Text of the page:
Blackheath Physio Pilates: Gluteal Tendinopathy

Is lower back pain stopping you from exercising or completing your gym program?

In this article we discuss how you can begin to start training around lower back pain.

  

Research demonstrates that up to 80% of us will experience lower back pain in our lifetime. Furthermore, Low back pain is the leading cause of activity limitation and work absence throughout much of the world, however, it doesn’t have to be.

The lower back is just like any other injury or pain. We can train around it. Furthermore, most evidence suggests that if we remain active and move regularly we recover faster!

Once you are out of acute pain and any red flag signs have been ruled out (pins and needles, numbness, weakness, loss of bladder or bowl control) we need to improve how you move and your tolerance to loading. This means we need to begin a strength program! But where do we start?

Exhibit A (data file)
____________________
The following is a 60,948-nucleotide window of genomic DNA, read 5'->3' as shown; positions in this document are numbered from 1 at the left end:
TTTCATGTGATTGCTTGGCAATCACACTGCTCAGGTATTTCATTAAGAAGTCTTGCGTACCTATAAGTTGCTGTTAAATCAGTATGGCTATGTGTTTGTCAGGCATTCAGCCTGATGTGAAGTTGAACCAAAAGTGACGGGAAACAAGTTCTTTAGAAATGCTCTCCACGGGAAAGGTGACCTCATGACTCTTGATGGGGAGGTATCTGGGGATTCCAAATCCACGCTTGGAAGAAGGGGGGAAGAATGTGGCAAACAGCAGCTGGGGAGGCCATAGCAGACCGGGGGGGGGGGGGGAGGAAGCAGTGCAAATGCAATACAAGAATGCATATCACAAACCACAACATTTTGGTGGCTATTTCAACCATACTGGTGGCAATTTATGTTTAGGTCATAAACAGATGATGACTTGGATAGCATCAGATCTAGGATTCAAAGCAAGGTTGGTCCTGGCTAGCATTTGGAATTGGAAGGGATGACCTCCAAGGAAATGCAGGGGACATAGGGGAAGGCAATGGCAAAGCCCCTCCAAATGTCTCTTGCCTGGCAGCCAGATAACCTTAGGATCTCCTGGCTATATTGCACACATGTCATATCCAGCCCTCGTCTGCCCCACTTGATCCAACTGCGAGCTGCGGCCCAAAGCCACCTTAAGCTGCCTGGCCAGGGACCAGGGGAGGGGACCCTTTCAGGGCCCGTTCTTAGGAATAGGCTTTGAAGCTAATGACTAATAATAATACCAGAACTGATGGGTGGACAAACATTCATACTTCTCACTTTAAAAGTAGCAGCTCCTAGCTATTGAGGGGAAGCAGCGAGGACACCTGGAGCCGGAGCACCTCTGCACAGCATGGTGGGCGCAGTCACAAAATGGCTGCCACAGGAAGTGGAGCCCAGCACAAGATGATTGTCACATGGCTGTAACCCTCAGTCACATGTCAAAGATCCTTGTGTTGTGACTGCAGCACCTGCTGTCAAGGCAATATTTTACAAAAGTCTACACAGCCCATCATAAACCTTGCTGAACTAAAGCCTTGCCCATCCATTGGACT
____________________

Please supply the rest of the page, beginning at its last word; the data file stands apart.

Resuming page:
Your core or trunk has 3 main functions:

  • Transfer energy
  • Resist movement
  • Stabilise the spine

Each and every muscle of the core has a role to play, but none is more important than the other. For this reason, proper stability training should not focus on one specific muscle.

core
The three planes of movement that the core musculature works are the:

  • Sagittal Plane: forward and backward
  • Frontal Plane: side bending
  • Transverse Plane: twisting left or right

So to build a strong, resilient lower back we need to train the core to resist movement in these planes of motion.


McGill et al have demonstrated three specific exercises that most efficiently address all of these areas without placing excessive stresses on the parts of the back that may be aggravated or irritated due to injury. That is, they create high muscle loading with low spinal loading. That is definitely a winning combination!


These are the curl up, side plank and bird dog. These exercises often get referred to as 'The Big 3' of core stability. This video does a great job of explaining them.

Furthermore, there is evidence suggesting these exercises increase resilience and work tolerance of the spine for up to a few hours afterward. This makes these ideal as part of your warmup before training, exercising or even work!

 

by Jeremy Murray


 

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